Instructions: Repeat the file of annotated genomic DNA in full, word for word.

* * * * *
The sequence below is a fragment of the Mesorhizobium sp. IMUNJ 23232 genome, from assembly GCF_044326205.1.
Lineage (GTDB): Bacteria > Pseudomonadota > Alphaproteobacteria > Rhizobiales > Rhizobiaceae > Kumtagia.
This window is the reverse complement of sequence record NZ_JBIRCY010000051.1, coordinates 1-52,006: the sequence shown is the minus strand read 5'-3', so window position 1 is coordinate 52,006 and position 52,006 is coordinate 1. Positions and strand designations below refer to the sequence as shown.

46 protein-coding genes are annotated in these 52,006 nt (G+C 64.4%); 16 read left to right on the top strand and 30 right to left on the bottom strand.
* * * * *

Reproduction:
The sequence below is a fragment of the Mesorhizobium sp. IMUNJ 23232 genome, from assembly GCF_044326205.1.
Lineage (GTDB): Bacteria > Pseudomonadota > Alphaproteobacteria > Rhizobiales > Rhizobiaceae > Kumtagia.
This window is the reverse complement of sequence record NZ_JBIRCY010000051.1, coordinates 1-52,006: the sequence shown is the minus strand read 5'-3', so window position 1 is coordinate 52,006 and position 52,006 is coordinate 1. Positions and strand designations below refer to the sequence as shown.

46 protein-coding genes are annotated in these 52,006 nt (G+C 64.4%); 16 read left to right on the top strand and 30 right to left on the bottom strand.